Quote
There is another bit of folklore which is misleading about dryness of air. It is often said that "warm air can hold more water than cool air". Whilst this may appear to be the reason for  what we observe,  the real explanation is that the vapor pressure of water increases with temperature so more water will appear in the form of vapor when it is warm than when it is cold. The same pressure of water vapor could be measured if you did the experiment in an evacuated bell jar as the 'partial pressure of water in  atmospheric air at the same temperature. It's the water that's doing it - not the 'air'.

Not sure if this is folklore, or just easy teaching, or again -teaching to a specific level of education. Again, as above, it is a simplified answer that is easy for people with little or no knowledge. Unfortunately, these kind of snippets are easily digested and remembered, even if they are not truely accurate.

(probibly) the best reply you will find is this

http://www.ems.psu.edu/~fraser/Bad/BadClouds.html



Bad Meteorology:
The reason clouds form when air cools is because
 cold air cannot hold as much water vapor as warm air.

When moist air cools, a cloud can form. This much is true. The process is responsible for the cumulus cloud over Vancouver and the cap cloud over Rainier, shown to the right. Ascending air always cools. The cumulus cloud formed when air over the sun-warmed ground became buoyant and rose; the cap cloud, when the wind (coming from the right) blew against the sloping side of the mountain and was forced up.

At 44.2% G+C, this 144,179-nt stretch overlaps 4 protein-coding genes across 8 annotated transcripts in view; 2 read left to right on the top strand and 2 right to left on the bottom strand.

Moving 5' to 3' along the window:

But did the clouds form because the colder air had a lower holding capacity for water vapor than the warm air? If you believe a legion of teachers (from grade school to university), TV weather broadcasters, and endless textbook writers, this is the reason. They speak of the air being saturated and one even published an illustration of the air being wrung out like a sponge as the temperature dropped (sigh...). Unfortunately, it is not true. Sure, a cloud may form as the temperature drops, but not because some mystical holding capacity of the air has decreased.

To claim that a temperature-dependent holding capacity of the air caused the cloud to form in cold air is to get (approximately) the right answer for the wrong reason. It is like trying to reduce the fraction, 19/95, by imagining that you can cancel the 9s. The right answer ensues, but for the wrong reason. And, if the process was wrong, it is unlikely to work the next time you try it in a slightly different situation.

The air (mainly nitrogen and oxygen) no more has a holding capacity for water vapor, than, say, water vapor has for nitrogen. The atmosphere is a mixture of gases. While saturation (which involves bonds between different molecules) is a real phenomenon in liquids it does not describe the interaction of atmospheric constituents.



So, what is going on?

Water molecules are constantly coursing back and forth between phases (another word for the three states: vapor, liquid, and solid). If more molecules are leaving a liquid surface than arriving, there is a net evaporation; if more arrive than leave, a net condensation. It is these relative flows of molecules which determine whether a cloud forms or evaporates, not some imaginary holding capacity that nitrogen or oxygen have for water vapor.

The rate at which vapor molecules arrive at a surface of liquid (cloud drop) or solid (ice crystal) depends upon the vapor pressure.

The rate at which vapor molecules leave the surface depends upon the characteristics of the surface. The number escaping varies with:

           1. the phases involved --- molecules can escape from liquid more readily than from the solid (ice);
           2. the shape of the boundary --- molecules escape more readily from highly curved (small) drops or ice crystals (convex);
           3. the purity of the boundary --- foreign substances dissolved in the liquid or ice diminish the number of water molecules which can escape;
           4. the temperature of the boundary --- at higher temperatures the molecules have more energy and can more readily escape.